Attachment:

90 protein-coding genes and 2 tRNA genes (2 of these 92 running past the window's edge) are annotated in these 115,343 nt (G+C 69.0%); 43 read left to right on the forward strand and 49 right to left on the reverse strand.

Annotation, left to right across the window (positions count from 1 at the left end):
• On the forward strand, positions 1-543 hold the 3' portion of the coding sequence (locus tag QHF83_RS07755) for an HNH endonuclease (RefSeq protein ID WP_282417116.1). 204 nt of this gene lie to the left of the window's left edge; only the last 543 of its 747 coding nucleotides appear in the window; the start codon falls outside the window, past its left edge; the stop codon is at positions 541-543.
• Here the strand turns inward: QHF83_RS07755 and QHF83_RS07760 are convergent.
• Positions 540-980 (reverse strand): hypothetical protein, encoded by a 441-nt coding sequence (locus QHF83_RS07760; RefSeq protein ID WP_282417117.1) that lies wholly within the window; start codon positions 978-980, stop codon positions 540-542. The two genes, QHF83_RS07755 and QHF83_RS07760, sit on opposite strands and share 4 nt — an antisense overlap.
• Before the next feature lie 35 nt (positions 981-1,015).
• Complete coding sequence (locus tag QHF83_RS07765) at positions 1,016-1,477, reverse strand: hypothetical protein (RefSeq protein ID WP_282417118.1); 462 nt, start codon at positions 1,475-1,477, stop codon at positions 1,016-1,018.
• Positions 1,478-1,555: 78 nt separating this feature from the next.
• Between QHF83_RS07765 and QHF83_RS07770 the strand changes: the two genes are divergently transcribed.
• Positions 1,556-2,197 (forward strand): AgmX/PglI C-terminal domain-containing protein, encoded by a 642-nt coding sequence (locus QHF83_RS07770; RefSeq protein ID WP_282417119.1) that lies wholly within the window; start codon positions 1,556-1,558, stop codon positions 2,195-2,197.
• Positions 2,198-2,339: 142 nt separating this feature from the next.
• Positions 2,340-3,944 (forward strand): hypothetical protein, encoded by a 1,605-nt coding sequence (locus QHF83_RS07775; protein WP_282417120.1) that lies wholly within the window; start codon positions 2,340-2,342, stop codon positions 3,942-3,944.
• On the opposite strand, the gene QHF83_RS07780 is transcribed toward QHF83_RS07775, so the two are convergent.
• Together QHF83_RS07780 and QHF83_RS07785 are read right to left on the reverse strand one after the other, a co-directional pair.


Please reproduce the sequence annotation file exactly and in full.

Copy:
90 protein-coding genes and 2 tRNA genes (2 of these 92 running past the window's edge) are annotated in these 115,343 nt (G+C 69.0%); 43 read left to right on the forward strand and 49 right to left on the reverse strand.

Annotation, left to right across the window (positions count from 1 at the left end):
• On the forward strand, positions 1-543 hold the 3' portion of the coding sequence (locus tag QHF83_RS07755) for an HNH endonuclease (RefSeq protein ID WP_282417116.1). 204 nt of this gene lie to the left of the window's left edge; only the last 543 of its 747 coding nucleotides appear in the window; the start codon falls outside the window, past its left edge; the stop codon is at positions 541-543.
• Here the strand turns inward: QHF83_RS07755 and QHF83_RS07760 are convergent.
• Positions 540-980 (reverse strand): hypothetical protein, encoded by a 441-nt coding sequence (locus QHF83_RS07760; RefSeq protein ID WP_282417117.1) that lies wholly within the window; start codon positions 978-980, stop codon positions 540-542. The two genes, QHF83_RS07755 and QHF83_RS07760, sit on opposite strands and share 4 nt — an antisense overlap.
• Before the next feature lie 35 nt (positions 981-1,015).
• Complete coding sequence (locus tag QHF83_RS07765) at positions 1,016-1,477, reverse strand: hypothetical protein (RefSeq protein ID WP_282417118.1); 462 nt, start codon at positions 1,475-1,477, stop codon at positions 1,016-1,018.
• Positions 1,478-1,555: 78 nt separating this feature from the next.
• Between QHF83_RS07765 and QHF83_RS07770 the strand changes: the two genes are divergently transcribed.
• Positions 1,556-2,197 (forward strand): AgmX/PglI C-terminal domain-containing protein, encoded by a 642-nt coding sequence (locus QHF83_RS07770; RefSeq protein ID WP_282417119.1) that lies wholly within the window; start codon positions 1,556-1,558, stop codon positions 2,195-2,197.
• Positions 2,198-2,339: 142 nt separating this feature from the next.
• Positions 2,340-3,944 (forward strand): hypothetical protein, encoded by a 1,605-nt coding sequence (locus QHF83_RS07775; protein WP_282417120.1) that lies wholly within the window; start codon positions 2,340-2,342, stop codon positions 3,942-3,944.
• On the opposite strand, the gene QHF83_RS07780 is transcribed toward QHF83_RS07775, so the two are convergent.
• Together QHF83_RS07780 and QHF83_RS07785 are read right to left on the reverse strand one after the other, a co-directional pair.